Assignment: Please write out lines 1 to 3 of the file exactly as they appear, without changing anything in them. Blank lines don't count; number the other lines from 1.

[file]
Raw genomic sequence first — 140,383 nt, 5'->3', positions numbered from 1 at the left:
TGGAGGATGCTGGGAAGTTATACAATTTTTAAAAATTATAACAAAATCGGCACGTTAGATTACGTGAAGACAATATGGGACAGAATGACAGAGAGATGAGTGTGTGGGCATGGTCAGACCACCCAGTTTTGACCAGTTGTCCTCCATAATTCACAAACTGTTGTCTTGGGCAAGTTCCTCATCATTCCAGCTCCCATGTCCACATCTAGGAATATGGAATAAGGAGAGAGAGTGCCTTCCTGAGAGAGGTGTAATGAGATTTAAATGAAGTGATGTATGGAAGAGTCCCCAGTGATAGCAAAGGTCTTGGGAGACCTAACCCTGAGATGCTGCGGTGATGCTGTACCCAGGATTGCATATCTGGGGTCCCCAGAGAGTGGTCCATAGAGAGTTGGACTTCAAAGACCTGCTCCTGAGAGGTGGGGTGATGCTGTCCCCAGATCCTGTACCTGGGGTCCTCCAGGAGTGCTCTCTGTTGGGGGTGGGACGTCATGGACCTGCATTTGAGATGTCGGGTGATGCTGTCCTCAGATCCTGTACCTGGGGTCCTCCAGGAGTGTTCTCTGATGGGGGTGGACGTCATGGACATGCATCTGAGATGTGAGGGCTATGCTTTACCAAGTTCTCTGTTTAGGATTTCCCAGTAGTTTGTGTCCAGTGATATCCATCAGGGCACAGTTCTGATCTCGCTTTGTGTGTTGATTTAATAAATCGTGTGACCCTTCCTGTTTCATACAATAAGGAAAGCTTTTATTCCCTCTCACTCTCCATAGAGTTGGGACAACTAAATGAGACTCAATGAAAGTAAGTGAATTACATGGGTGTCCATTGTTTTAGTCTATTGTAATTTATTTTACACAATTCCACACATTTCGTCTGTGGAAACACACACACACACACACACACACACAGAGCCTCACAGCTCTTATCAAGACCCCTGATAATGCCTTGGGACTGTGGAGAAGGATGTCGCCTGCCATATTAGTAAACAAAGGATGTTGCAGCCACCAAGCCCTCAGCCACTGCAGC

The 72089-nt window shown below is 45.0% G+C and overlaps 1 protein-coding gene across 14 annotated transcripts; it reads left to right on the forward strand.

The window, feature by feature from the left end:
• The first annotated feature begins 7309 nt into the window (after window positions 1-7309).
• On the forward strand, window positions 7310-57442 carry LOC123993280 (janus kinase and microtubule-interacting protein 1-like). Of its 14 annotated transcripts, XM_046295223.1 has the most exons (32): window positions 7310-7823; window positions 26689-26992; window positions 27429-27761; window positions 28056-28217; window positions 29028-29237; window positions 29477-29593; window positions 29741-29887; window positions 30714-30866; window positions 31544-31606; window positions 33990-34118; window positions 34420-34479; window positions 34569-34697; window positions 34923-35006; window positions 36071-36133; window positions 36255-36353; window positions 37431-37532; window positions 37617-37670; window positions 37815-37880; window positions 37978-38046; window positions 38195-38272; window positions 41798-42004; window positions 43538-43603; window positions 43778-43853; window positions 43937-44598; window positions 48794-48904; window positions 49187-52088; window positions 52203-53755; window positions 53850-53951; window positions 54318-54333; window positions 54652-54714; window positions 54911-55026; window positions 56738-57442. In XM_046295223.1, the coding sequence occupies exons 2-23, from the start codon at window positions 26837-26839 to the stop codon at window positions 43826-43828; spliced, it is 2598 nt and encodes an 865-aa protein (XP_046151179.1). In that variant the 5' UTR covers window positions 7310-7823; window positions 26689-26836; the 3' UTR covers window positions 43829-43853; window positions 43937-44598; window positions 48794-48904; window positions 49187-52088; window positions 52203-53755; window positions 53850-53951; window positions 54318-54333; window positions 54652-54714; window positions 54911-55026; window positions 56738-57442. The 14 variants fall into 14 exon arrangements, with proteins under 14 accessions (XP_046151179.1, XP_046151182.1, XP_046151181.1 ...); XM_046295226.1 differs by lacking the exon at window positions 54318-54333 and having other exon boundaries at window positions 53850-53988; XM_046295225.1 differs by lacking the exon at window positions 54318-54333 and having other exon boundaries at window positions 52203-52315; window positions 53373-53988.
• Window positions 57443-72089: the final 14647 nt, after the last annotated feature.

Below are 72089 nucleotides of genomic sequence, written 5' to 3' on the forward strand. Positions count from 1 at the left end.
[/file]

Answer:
Raw genomic sequence first — 140,383 nt, 5'->3', positions numbered from 1 at the left:
TGGAGGATGCTGGGAAGTTATACAATTTTTAAAAATTATAACAAAATCGGCACGTTAGATTACGTGAAGACAATATGGGACAGAATGACAGAGAGATGAGTGTGTGGGCATGGTCAGACCACCCAGTTTTGACCAGTTGTCCTCCATAATTCACAAACTGTTGTCTTGGGCAAGTTCCTCATCATTCCAGCTCCCATGTCCACATCTAGGAATATGGAATAAGGAGAGAGAGTGCCTTCCTGAGAGAGGTGTAATGAGATTTAAATGAAGTGATGTATGGAAGAGTCCCCAGTGATAGCAAAGGTCTTGGGAGACCTAACCCTGAGATGCTGCGGTGATGCTGTACCCAGGATTGCATATCTGGGGTCCCCAGAGAGTGGTCCATAGAGAGTTGGACTTCAAAGACCTGCTCCTGAGAGGTGGGGTGATGCTGTCCCCAGATCCTGTACCTGGGGTCCTCCAGGAGTGCTCTCTGTTGGGGGTGGGACGTCATGGACCTGCATTTGAGATGTCGGGTGATGCTGTCCTCAGATCCTGTACCTGGGGTCCTCCAGGAGTGTTCTCTGATGGGGGTGGACGTCATGGACATGCATCTGAGATGTGAGGGCTATGCTTTACCAAGTTCTCTGTTTAGGATTTCCCAGTAGTTTGTGTCCAGTGATATCCATCAGGGCACAGTTCTGATCTCGCTTTGTGTGTTGATTTAATAAATCGTGTGACCCTTCCTGTTTCATACAATAAGGAAAGCTTTTATTCCCTCTCACTCTCCATAGAGTTGGGACAACTAAATGAGACTCAATGAAAGTAAGTGAATTACATGGGTGTCCATTGTTTTAGTCTATTGTAATTTATTTTACACAATTCCACACATTTCGTCTGTGGAAACACACACACACACACACACACACACAGAGCCTCACAGCTCTTATCAAGACCCCTGATAATGCCTTGGGACTGTGGAGAAGGATGTCGCCTGCCATATTAGTAAACAAAGGATGTTGCAGCCACCAAGCCCTCAGCCACTGCAGC

The 72089-nt window shown below is 45.0% G+C and overlaps 1 protein-coding gene across 14 annotated transcripts; it reads left to right on the forward strand.